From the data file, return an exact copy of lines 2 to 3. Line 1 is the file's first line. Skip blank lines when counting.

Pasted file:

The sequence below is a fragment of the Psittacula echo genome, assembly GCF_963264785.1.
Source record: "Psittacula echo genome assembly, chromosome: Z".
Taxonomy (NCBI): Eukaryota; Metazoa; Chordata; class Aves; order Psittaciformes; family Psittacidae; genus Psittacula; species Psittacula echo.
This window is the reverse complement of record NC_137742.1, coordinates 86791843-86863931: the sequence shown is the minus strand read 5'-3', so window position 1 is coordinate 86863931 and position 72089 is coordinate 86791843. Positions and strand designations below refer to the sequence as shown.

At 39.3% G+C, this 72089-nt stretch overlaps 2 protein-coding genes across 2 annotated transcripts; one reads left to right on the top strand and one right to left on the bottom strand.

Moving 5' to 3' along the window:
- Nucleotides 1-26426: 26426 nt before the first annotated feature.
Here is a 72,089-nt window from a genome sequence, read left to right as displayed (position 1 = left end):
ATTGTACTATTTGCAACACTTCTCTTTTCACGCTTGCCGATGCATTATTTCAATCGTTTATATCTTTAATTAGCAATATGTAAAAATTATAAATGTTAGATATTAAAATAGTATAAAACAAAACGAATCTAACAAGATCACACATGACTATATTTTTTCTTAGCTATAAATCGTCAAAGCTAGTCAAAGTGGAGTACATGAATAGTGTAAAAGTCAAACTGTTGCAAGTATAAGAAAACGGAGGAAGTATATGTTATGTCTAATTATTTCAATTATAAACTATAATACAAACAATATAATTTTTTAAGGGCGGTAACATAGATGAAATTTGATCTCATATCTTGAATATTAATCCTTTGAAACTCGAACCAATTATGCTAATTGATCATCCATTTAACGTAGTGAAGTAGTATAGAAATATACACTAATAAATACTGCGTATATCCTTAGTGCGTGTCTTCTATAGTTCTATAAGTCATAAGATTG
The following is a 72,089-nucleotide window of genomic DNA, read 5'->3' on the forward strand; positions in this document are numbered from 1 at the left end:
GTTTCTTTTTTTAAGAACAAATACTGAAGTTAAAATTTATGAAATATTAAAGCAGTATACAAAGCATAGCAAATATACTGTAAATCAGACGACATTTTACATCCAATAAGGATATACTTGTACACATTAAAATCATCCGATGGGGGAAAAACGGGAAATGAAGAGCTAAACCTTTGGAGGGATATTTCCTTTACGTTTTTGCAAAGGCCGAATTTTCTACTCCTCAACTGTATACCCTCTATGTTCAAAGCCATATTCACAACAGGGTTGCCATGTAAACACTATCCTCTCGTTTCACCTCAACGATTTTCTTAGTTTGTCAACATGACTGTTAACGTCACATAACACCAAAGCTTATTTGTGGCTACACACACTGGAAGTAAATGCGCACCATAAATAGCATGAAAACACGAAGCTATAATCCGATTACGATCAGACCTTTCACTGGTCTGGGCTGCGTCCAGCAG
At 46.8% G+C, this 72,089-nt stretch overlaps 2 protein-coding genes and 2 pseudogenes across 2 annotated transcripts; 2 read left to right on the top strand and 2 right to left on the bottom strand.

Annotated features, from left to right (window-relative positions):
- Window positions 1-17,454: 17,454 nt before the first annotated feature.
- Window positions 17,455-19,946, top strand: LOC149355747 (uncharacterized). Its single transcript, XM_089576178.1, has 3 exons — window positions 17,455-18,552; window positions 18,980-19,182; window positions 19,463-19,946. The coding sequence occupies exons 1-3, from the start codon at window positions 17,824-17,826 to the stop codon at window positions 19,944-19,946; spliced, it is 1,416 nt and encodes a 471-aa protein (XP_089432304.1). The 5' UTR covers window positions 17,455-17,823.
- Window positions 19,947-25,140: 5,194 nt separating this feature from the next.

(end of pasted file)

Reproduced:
Source record: "Psittacula echo genome assembly, chromosome: Z".
Taxonomy (NCBI): Eukaryota; Metazoa; Chordata; class Aves; order Psittaciformes; family Psittacidae; genus Psittacula; species Psittacula echo.